In our own approach, this all comes back to our three pillars of responsible business, environmental sustainability and digital inclusion.
The role of responsible business should serve as the foundation of today’s enterprise. Not only can it allow a company to operate their business as well as they possibly can, but it can build trust among stakeholders.
Technology today is deeply rooted across society. As such, private sector enterprise has a responsibility not only to be legally compliant but to also drive a proactive agenda in areas such as human rights, anti-corruption, occupational health and safety, and responsible sourcing.
The forecasts in our latest Mobility Report point to a fourfold growth in data traffic by 2025. However, despite this tremendous growth, companies in the technology sector can reduce its own emissions in line with a 1.5 degree trajectory in the Exponential Climate Action Roadmap.
In this pursuit, digital technologies offer the potential to accelerate climate action more profoundly than any other solution and can be a real value differentiator for our business. The deployment of energy-efficient 5G technologies, the Internet of Things (IoT) and artificial intelligence (AI) can offer new ways forward within energy, manufacturing, agriculture and land use, buildings, services, transportation and traffic management.
Mobile broadband networks are one of the most ubiquitous technologies in the history of mankind. They offer unprecedented opportunities to improve social inclusion, economic growth and productivity globally.
Bridging the digital divide, by enabling access to technology solutions and skilling communities to ensure the benefits of communication are available and enjoyed by all, are fundamental to our success as a business, employer and member of society. To amplify this value, we engage with stakeholders through partnerships and employee programs such as Connect to Learn and Ericsson Response, to drive improvement of digital inclusion across society.
By deploying our technology for all, we are contributing to a greater societal value. Our joint research project with Imperial College in London is one example. Here, we learned that, on average, a 10 percent increase in the mobile broadband adoption ratio causes a 0.8 percent increase in GDP. The cooperation continues today with a focus on the correlation between IoT deployment and productivity as well as GDP.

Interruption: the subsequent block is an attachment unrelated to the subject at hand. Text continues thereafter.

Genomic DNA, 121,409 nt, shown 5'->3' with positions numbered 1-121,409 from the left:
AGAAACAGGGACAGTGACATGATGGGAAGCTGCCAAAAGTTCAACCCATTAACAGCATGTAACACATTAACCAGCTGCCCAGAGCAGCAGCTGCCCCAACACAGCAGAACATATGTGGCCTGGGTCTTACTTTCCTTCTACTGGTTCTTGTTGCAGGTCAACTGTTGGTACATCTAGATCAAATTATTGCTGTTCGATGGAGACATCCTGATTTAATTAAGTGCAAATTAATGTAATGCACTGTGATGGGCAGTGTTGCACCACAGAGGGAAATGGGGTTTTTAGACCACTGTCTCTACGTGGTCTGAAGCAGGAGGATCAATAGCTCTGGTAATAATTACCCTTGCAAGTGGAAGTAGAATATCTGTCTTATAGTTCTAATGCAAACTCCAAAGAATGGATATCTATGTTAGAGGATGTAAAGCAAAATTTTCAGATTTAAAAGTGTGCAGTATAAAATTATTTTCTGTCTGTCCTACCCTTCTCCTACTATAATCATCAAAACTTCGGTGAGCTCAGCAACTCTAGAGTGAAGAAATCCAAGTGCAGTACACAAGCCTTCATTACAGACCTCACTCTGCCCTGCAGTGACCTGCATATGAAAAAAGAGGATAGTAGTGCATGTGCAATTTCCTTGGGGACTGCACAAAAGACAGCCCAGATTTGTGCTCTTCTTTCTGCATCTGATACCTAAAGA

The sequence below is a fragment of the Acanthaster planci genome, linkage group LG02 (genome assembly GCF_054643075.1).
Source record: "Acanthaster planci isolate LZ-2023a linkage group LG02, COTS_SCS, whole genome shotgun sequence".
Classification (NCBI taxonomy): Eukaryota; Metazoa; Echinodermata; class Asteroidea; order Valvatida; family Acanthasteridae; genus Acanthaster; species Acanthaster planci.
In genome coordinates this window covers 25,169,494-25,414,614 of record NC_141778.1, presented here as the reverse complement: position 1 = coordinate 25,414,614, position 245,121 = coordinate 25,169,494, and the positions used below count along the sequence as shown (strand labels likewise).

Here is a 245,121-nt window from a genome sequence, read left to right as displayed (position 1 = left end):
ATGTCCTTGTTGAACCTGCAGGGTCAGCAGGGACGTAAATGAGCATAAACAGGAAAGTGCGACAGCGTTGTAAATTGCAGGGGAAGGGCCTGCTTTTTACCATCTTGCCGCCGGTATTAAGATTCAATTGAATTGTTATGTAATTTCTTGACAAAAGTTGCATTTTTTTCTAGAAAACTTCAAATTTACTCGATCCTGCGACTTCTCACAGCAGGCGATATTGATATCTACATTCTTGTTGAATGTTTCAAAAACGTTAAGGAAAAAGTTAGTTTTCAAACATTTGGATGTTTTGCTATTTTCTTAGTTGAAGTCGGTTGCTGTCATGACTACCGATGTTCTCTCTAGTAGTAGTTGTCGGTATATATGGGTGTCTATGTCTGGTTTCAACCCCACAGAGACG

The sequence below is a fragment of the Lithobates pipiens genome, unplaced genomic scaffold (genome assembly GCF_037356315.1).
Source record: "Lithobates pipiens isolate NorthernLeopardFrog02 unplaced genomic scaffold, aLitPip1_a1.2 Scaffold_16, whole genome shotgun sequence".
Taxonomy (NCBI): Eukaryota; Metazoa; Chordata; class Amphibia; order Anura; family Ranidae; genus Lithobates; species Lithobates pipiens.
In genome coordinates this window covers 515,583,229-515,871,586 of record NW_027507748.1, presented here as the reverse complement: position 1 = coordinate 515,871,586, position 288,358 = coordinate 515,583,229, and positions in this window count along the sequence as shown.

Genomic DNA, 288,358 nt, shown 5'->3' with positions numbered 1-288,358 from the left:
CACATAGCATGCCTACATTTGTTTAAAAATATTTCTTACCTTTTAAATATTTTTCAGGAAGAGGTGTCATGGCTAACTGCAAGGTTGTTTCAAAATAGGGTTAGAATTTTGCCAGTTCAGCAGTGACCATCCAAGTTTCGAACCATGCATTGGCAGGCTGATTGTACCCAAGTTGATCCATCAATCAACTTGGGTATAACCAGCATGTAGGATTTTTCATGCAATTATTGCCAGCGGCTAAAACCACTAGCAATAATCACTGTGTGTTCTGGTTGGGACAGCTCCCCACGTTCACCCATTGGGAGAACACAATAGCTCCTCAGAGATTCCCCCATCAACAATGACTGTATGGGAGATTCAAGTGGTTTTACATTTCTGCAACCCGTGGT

Committed to leading by example
At Ericsson, we’ve been ahead of the corporate sustainability curve for many decades. At the same time, we have been driving business transformation, with a focus on creating value: such as the way we run our company in terms of efficient use of resources and responsible business practices, how we develop and deliver our portfolio and services, and how we engage our stakeholders across the value chain.
We’re bringing this mindset to 5G and to our customers. For example, our 5G radios are already approximately five times more energy efficient (for the same data transferred) than our 4G portfolio (on a baseline of 2017). We also achieved a 32 percent energy saving from delivered radio systems compared to our legacy portfolio (on a baseline of 2016).
We also want to lead by example, by showing how responsible business and sustainability will be critical to ensuring business performance in the long term.
As testament to this approach, we have made it our goal to be carbon neutral in our own operations (fleet vehicles and facility energy usage) by 2030; to reduce occupational health and safety major incidents by a minimum of 30 percent by 2022; and to strengthen and enhance our Ethics and Compliance Program to develop a best in class Anti-Corruption Compliance Program by 2022.
Read our latest Sustainability and Corporate Responsibility Report to learn more about the shared opportunities and challenges in the wider ICT sector.
Find out how we helping to solve global challenges through technology in our 2019 Technology for Good Impact Report.